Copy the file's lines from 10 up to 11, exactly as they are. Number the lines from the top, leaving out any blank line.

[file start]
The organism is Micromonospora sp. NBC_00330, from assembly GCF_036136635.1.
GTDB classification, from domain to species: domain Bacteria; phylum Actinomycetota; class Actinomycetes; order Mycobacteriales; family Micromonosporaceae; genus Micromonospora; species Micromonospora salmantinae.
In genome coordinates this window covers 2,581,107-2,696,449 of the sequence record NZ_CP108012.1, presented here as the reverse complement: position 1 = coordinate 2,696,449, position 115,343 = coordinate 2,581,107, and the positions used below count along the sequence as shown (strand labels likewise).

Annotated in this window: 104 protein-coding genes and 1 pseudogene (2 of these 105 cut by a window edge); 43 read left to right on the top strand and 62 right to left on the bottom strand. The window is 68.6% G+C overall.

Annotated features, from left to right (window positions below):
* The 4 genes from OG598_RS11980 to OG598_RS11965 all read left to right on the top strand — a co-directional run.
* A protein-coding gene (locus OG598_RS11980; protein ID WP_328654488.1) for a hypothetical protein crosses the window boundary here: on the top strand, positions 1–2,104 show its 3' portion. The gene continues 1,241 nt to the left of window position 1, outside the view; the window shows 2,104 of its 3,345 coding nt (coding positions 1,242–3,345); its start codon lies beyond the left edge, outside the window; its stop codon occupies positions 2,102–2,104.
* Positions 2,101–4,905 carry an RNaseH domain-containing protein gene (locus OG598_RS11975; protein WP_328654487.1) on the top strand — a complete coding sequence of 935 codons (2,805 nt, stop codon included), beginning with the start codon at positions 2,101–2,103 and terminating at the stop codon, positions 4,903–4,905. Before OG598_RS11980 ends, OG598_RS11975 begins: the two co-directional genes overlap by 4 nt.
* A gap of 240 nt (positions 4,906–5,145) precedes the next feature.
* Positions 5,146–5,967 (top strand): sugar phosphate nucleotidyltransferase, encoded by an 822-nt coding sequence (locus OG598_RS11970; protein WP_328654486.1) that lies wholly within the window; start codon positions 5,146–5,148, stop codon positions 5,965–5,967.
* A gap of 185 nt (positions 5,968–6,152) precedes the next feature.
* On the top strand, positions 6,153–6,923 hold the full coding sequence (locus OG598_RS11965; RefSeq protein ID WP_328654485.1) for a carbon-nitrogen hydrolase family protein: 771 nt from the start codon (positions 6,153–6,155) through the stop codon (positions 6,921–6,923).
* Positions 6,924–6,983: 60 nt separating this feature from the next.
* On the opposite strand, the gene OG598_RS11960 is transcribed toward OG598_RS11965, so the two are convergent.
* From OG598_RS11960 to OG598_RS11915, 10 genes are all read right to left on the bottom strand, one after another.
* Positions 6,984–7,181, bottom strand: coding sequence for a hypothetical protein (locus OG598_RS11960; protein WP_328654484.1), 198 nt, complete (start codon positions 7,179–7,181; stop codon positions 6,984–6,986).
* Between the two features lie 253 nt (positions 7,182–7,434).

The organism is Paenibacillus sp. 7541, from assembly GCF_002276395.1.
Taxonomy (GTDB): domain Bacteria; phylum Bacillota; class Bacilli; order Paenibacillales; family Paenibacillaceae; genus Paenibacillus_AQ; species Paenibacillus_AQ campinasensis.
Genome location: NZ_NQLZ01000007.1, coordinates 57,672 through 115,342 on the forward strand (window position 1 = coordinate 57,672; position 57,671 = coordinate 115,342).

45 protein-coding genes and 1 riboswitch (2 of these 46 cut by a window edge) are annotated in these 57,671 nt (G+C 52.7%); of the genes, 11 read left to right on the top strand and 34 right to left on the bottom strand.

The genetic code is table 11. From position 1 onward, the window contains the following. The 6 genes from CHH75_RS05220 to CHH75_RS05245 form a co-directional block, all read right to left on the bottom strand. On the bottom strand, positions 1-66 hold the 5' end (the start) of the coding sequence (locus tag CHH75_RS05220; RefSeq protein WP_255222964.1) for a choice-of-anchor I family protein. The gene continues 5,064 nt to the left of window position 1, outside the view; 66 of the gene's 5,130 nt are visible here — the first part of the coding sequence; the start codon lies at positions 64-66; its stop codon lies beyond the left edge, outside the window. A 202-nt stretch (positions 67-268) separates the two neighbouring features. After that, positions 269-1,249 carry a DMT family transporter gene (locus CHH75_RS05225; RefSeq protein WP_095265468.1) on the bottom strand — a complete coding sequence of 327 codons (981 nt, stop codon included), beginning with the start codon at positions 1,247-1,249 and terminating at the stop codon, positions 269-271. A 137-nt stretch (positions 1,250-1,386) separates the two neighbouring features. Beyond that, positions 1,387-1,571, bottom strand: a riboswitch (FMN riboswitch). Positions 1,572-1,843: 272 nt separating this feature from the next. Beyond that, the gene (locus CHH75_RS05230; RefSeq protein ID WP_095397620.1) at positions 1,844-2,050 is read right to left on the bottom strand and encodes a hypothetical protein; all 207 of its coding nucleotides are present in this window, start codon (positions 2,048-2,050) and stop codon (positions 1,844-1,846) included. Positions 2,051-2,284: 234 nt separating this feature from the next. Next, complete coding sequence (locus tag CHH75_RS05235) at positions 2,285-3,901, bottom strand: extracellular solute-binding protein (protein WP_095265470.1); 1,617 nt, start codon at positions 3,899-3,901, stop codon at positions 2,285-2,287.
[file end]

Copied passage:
* Positions 5,146–5,967 (top strand): sugar phosphate nucleotidyltransferase, encoded by an 822-nt coding sequence (locus OG598_RS11970; protein WP_328654486.1) that lies wholly within the window; start codon positions 5,146–5,148, stop codon positions 5,965–5,967.
* A gap of 185 nt (positions 5,968–6,152) precedes the next feature.